I’ve wanted to talk to you about Isot for a long time, but the little packet I opened sat on my counter for a few weeks, waiting to go into something else. But it wasn’t until I found myself with an overload of eggs, and an odd craving for an egg salad sandwich (something I haven’t had for years) that I found a way to feature this curiously delicious pepper, which has fruity and spicy nuances happening at the same time.
Isot is also known as Urfa Biber, and is a deep-purplish ground pepper. Whereas pomegranate molasses was all the rage a few years ago, Isot kind of got overlooked. And because I’m constantly asked “What’s the next food trend?” whenever I get interviewed, I’d like to propose Isot. It was given to me as part of a Turkish care package by Cenk, when he came to visit from Istanbul. And ever since I ripped open the curious little packet of pepper, which is the color of burnished eggplant skin, I’ve been intrigued by the thought of putting it in – or on – something else.
I found myself overstocked on eggs because a few weeks ago, my local grocery store had a promotion on free-range eggs. After watching a television program on how “caged” chickens are treated here and elsewhere, I decided a while back to use free-range eggs as much as I can. I go through a lot of eggs with all the baking and so forth, so I bought eight or ten 6-packs of free-range eggs. (Of course, my ‘quantity-buying’ always startles the cashiers here in Paris.) Then I found myself embroiled with projects other than baking around here, including construction and moving house, so with my surplus of eggs, I made egg salad.
You can use any kind of spicy or smoke red pepper or chile powder that you wish. I know this is kind of radical, in a retro, hippy-dippy way perhaps, but a handful of sunflower seeds is very good in egg salad. So next time you make egg salad, you might want to try adding some. They have sort of a sly nutty, buttery taste and a subtle crunch, which acts as a nice counterpoint and pairs surprisingly well with a scoop of mayonnaise and the eggs. I do, however, draw the line at sprouts. Which I used to eat because I thought that you were supposed to like them, until I realized I that I didn’t. So I stopped.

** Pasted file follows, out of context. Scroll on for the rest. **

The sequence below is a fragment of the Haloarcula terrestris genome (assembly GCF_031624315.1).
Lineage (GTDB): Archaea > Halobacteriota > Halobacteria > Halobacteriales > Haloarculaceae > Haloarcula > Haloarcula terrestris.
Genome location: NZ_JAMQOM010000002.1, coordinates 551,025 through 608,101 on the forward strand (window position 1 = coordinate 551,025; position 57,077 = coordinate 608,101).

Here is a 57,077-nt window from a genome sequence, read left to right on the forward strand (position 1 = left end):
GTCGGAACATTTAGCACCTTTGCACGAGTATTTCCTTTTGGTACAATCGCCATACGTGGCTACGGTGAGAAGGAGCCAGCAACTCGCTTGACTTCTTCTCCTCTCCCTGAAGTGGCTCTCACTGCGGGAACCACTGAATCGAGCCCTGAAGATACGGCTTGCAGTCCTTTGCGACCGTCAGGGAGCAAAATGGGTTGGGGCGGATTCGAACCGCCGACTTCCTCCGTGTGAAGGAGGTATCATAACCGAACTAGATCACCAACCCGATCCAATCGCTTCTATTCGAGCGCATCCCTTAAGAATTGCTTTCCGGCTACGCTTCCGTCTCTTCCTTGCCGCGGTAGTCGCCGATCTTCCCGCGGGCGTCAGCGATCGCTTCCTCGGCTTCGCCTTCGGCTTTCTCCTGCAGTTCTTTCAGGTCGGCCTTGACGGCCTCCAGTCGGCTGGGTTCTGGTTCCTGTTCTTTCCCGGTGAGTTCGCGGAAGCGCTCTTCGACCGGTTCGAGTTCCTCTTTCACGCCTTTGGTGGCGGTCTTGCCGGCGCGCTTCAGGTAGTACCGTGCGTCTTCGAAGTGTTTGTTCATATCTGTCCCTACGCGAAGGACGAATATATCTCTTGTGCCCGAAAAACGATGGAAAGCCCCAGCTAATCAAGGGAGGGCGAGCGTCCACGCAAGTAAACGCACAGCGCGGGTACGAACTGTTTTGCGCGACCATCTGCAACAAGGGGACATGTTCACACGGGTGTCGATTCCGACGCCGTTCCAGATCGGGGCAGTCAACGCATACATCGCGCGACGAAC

But I was happy to revisit egg salad, especially using an ingredient that was new to me. I spread it on some grainy bread, then I found myself scraping the last of it right out of the bowl.
- 6 hard-boiled eggs
- 1/3 cup (70g) mayonnaise
- 1 1/2 teaspoon Dijon mustard
- 1 tablespoon (drained) capers, chopped
- 1 1/2 teaspoons caper juice
- 3/4 teaspoon pepper, such as Isot (Urfa), black pepper or red pepper powder
- sea salt
- optional: 3 tablespoons sunflower seeds
- Peel the eggs and chop them into pieces.
- Mix the eggs in a bowl with the mayonnaise, mustard, capers, caper juice, pepper, and a good sprinkle salt. If desired, add the sunflower seeds.
- To serve, spread on toasted grainy bread, then garnish with additional salt, pepper, and some chopped chives. Or for a real treat, top with a few strips of crispy bacon.
Aleppo, Kirmizi, Maras and Urfa (An Educated Palate)
Urfa Biber (The Kitchn)
The Heat of the Matter (Gourmet)
How to Make Perfect Hard Boiled Eggs (Simply Recipes)
Urfa Biber (Serious Eats)
Ufra Pepper (The Perfect Pantry)
Turkey Kababs with Urfa Pepper (New York Times)
Places to Buy Isot (Urfa Pepper)
Urfa Pepper (Formaggio Kitchen)
Urfa Turkish Red Pepper Flakes (Zingerman’s)
Urfa Chili Pepper (Vanns Spices)